Naturally Tribal Skincare was launched in 2016 after Lloyd struggled to find a remedy for her newborn son’s eczema. Being a pharmacist of Nigerian descent, she began to experiment with raw Nigerian ingredients and discovered that shea butter could alleviate her son’s eczema within a few days.

Shea butter has now become one of the most popular ingredients for beauty products. The ingredient is ethically sourced from the Essan Kingdom in Nigeria, where Lloyd’s company has a factory, providing jobs for local women alongside childcare.

Lloyd told Forbes, as someone who has a background from a developing country, she deeply understands: ‘it’s important to not assume that people are less fortunate, less happy, or less knowledgeable just because they’re from a different culture or a third world nation.’ This is just one of the reasons as to why her team are partnering with the women of Essan, rather than employing them.

Black Pound Day has become a truly important initiative for spreading the word of Black-owned businesses, such as Naturally Tribal Skincare. Bustle’s analysis, for example, found a huge 369% revenue increase in June across 10 Black-owned businesses they spoke to, on top of 87% of June’s income coming from new customers.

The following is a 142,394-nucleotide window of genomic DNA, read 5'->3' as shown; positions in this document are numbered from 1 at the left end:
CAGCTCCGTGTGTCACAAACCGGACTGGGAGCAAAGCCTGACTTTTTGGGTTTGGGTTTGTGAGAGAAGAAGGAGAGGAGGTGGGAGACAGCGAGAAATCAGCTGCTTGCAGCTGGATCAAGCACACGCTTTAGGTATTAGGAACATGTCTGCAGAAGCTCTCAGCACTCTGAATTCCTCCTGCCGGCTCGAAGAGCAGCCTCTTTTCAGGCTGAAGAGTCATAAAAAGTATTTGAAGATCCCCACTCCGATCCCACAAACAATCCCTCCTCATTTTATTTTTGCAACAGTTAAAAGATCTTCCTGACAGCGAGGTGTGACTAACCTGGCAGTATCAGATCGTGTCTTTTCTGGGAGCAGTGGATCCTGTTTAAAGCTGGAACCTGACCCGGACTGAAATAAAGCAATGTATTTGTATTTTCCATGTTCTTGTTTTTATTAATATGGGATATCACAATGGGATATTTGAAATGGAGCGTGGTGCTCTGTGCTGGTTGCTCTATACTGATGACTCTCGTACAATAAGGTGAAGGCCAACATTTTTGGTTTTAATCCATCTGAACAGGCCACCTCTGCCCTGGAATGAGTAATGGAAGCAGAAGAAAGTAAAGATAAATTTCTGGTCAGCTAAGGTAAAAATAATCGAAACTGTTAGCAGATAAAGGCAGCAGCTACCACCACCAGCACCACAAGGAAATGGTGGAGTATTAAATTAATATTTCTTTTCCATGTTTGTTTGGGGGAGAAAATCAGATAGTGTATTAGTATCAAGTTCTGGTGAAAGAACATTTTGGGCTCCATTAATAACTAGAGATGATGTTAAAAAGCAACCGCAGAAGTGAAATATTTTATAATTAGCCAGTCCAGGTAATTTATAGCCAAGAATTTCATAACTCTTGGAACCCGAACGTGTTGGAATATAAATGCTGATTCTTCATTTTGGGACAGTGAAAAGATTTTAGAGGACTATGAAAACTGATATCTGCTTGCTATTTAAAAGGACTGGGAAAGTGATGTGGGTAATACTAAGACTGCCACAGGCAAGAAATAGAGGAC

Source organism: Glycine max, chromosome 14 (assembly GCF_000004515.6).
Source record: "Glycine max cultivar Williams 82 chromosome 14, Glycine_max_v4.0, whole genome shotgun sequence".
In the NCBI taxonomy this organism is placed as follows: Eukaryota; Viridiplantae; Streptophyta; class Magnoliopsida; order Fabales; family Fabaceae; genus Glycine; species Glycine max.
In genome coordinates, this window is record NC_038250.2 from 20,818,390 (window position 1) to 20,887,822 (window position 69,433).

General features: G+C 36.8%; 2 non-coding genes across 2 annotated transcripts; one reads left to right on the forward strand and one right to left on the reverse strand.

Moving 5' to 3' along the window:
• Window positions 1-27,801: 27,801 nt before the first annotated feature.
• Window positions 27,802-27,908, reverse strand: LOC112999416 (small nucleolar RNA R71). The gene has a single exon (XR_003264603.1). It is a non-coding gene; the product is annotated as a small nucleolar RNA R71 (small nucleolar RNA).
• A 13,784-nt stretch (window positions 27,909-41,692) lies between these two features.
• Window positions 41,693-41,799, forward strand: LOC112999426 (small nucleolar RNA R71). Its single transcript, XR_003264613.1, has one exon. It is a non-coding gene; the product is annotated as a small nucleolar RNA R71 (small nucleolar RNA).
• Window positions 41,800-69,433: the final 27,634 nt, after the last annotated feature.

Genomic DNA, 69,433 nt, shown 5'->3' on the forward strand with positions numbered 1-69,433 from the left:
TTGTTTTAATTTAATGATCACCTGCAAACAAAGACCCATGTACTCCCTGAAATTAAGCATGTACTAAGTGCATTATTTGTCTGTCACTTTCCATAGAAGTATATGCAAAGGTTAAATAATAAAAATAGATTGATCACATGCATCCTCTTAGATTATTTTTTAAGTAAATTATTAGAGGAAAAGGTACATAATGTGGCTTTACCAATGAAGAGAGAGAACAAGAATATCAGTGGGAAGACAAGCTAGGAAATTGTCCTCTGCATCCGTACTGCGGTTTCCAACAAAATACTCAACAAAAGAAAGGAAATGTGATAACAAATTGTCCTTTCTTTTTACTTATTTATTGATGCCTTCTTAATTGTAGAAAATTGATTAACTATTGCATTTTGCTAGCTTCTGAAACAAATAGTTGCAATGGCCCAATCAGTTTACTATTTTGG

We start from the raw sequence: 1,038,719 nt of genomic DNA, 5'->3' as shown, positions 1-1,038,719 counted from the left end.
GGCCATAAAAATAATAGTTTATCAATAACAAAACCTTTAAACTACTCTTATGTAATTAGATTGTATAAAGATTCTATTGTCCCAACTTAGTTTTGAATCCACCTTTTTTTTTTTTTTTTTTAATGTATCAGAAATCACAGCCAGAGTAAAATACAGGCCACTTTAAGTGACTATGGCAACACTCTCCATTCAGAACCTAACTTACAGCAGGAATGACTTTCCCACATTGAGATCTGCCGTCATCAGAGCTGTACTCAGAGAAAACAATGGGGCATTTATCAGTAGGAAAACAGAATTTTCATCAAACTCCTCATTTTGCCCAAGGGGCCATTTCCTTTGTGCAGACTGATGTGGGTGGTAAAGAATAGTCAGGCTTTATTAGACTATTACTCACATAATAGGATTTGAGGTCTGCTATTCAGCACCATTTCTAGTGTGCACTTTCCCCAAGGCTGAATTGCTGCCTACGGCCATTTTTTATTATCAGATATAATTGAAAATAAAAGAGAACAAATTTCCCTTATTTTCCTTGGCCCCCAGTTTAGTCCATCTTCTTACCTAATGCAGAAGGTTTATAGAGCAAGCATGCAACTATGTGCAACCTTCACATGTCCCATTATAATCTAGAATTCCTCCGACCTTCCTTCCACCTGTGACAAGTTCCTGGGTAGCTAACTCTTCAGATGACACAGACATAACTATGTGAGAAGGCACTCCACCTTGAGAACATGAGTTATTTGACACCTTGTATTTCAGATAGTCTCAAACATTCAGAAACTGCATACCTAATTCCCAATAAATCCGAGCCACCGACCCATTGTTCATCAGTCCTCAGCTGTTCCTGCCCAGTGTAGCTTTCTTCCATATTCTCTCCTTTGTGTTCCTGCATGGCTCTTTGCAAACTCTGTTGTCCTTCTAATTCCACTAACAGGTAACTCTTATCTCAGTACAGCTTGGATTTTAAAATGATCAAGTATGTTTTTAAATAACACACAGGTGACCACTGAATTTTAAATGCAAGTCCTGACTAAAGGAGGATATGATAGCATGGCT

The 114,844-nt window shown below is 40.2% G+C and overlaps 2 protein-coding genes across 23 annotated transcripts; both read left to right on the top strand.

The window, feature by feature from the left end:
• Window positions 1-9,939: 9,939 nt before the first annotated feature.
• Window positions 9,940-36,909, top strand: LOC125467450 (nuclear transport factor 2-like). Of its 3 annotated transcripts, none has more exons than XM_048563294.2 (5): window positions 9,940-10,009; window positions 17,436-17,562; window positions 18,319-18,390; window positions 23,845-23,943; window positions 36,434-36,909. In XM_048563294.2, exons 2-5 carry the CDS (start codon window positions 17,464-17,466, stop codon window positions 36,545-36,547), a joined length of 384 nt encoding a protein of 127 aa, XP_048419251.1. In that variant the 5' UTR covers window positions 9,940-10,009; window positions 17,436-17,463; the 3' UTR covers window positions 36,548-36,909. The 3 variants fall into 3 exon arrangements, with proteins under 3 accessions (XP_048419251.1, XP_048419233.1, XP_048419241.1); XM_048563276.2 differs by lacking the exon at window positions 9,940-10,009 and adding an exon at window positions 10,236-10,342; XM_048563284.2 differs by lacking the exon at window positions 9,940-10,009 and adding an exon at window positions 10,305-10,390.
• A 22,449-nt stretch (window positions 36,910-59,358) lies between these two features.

Not only is this exciting and liberating for the Black community, especially considering the impact of COVID-19, but can be viewed as a positive for the British economy as a whole.

So, let’s use the power of our Black Pound!

Top tips to show your support:

  1. Sign up to Black Pound Day Businesses and updates,

  2. Shop with a Black-owned business on Black Pound Day,

  3. Leave positive reviews!

  4. Share your purchased products on social media channels and tag #BlackPoundDay,

  5. Upload receipts,

  6. Follow the Black Pound Day social media pages; they are active on Instagram (@bpdofficial), Facebook (Black Pound Day) and their Website (

#BlackLivesMatter #Blackownedbusiness #Celebrate #BlackPoundDay #Support #BritishPound